So, when we talk about God, we do use images, analogies or metaphors. We don’t treat these images as idols. They are not God. We don’t worship them. But they do give us a sort of snapshot, a word picture, of some aspect of God that we have come to know and need to talk about. There are lots of them: Father, son, spirit, rock, fortress, redeemer, creator, king, sovereign, lord, light, love, peace, shepherd, physician, womb, fire, wind, vine, cypress, burning bush, still small voice, the force, the essence, the unmoved mover … just to list a few. All of these images shed light on some aspect of God. They give us a way in, if you will.
Think of it this way. Somewhere at home you probably have a photo album. In it there are pictures of you that were taken at significant moments throughout your life. There’s the picture of you as a baby, naked with green stuff dribbling down your face. There’s you in your first three-piece suit or party dress, at your first football practice or music lesson. There are pictures from your birthdays your vacations, your graduations, your wedding. There are pictures of you at the Grand Canyon or in New York or Paris; pictures of you on your boat, your motorcycle, or your surfboard. We love to take pictures, especially now that most of us have cell phones with fancy cameras. We are a nation of people with photo albums.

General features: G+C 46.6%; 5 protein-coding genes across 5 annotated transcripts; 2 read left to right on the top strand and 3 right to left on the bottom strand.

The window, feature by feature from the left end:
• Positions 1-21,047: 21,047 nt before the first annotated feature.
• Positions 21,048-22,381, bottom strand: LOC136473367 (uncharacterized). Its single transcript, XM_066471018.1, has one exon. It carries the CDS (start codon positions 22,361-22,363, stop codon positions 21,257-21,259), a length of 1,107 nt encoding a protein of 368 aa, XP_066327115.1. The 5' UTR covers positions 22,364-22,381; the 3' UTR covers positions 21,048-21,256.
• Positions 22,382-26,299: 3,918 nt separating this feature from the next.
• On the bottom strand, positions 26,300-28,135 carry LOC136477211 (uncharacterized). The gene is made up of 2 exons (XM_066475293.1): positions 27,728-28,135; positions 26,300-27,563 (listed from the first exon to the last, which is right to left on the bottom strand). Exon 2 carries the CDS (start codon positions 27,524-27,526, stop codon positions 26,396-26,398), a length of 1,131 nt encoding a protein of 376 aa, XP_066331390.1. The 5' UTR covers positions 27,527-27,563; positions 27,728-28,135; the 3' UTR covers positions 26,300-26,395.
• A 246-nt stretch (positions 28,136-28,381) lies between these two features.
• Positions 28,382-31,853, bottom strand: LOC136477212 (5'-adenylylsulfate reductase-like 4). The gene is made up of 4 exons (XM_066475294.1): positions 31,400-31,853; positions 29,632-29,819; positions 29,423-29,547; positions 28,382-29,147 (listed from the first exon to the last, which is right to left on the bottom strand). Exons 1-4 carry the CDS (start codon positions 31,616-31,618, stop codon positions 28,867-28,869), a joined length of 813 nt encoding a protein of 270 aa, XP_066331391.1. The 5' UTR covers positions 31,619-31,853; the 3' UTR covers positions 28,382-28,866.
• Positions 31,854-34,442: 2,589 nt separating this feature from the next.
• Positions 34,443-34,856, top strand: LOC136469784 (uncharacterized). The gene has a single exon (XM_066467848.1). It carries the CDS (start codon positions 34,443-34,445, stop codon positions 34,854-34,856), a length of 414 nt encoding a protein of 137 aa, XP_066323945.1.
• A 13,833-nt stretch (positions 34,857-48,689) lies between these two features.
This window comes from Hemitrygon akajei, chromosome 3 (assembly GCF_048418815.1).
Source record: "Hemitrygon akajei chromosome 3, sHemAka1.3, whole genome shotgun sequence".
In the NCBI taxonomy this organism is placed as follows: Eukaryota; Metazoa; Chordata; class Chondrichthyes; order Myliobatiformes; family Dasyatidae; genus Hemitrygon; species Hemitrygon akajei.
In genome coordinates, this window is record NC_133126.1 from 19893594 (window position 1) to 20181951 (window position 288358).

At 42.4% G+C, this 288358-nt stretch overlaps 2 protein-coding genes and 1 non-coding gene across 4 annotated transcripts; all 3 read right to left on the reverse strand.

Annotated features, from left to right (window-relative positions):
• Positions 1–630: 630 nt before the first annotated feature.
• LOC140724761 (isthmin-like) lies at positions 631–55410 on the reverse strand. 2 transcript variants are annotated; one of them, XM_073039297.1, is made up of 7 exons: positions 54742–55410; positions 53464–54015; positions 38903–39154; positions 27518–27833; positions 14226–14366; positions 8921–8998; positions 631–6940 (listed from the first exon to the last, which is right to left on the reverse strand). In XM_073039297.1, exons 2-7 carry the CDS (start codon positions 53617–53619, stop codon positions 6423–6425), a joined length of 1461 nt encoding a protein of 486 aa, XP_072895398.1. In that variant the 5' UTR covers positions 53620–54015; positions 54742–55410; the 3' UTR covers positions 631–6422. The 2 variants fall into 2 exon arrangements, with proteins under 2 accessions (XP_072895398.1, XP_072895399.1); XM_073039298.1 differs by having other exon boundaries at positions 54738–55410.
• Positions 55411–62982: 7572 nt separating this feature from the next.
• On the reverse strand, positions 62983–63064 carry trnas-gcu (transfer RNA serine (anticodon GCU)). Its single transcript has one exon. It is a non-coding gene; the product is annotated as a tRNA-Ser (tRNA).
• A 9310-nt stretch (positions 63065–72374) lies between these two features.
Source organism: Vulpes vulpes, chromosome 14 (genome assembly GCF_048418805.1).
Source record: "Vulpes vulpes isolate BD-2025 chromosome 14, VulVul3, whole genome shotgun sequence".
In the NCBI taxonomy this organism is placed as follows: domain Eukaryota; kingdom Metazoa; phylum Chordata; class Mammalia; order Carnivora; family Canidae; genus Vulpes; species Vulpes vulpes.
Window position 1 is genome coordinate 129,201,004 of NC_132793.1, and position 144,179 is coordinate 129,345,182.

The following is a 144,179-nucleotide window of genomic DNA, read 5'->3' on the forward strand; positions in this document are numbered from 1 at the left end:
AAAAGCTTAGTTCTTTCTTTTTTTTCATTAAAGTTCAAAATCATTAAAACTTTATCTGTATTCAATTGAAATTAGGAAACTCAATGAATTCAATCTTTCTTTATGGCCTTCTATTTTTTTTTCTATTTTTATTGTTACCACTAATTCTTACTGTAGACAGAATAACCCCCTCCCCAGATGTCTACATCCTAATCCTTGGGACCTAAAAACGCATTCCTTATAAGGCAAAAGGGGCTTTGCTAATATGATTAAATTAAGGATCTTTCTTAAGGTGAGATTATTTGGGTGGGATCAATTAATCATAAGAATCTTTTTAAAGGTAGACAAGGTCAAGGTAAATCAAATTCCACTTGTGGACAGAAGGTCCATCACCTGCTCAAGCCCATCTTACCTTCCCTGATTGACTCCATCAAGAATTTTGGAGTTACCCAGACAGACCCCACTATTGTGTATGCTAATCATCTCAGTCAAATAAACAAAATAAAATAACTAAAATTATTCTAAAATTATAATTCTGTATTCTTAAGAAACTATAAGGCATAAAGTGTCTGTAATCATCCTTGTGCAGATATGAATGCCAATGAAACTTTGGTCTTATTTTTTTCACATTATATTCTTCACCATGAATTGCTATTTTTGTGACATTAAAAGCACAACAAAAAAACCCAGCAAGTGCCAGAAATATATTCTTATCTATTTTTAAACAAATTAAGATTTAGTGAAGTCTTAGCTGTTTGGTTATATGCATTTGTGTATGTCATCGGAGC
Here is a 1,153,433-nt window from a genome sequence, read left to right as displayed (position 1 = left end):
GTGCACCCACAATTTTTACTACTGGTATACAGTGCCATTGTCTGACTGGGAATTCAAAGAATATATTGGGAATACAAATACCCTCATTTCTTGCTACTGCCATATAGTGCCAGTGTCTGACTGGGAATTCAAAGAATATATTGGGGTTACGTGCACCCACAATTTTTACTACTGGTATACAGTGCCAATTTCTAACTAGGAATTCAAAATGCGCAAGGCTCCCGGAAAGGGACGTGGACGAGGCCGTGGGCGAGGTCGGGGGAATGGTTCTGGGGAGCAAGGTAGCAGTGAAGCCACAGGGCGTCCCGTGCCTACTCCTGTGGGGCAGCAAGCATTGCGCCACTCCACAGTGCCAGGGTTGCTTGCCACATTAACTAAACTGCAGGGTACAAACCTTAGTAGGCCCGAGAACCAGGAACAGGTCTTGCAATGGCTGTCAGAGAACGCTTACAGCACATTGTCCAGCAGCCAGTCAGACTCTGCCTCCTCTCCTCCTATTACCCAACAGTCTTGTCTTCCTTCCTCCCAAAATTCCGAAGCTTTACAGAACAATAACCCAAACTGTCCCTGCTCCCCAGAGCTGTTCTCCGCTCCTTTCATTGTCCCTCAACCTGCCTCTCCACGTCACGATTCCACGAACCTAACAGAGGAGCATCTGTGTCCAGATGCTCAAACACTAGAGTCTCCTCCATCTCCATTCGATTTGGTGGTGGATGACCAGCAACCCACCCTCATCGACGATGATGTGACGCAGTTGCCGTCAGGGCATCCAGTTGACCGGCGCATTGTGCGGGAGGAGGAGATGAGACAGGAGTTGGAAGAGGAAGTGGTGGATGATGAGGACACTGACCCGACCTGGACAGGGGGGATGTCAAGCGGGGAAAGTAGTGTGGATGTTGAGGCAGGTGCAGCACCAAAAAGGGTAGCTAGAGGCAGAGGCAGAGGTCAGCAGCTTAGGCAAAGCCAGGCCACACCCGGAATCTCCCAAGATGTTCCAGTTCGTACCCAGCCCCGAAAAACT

Now, in your album, each one of these pictures captures a moment of your life. Each one represents some small aspect of the total picture of who you are. But no one would ever make the mistake of assuming that any one of these pictures, or even the whole collection together, could ever take the place of who you are in living, breathing reality. This collection of images, no matter how good they are and no matter how many there are, will never be you.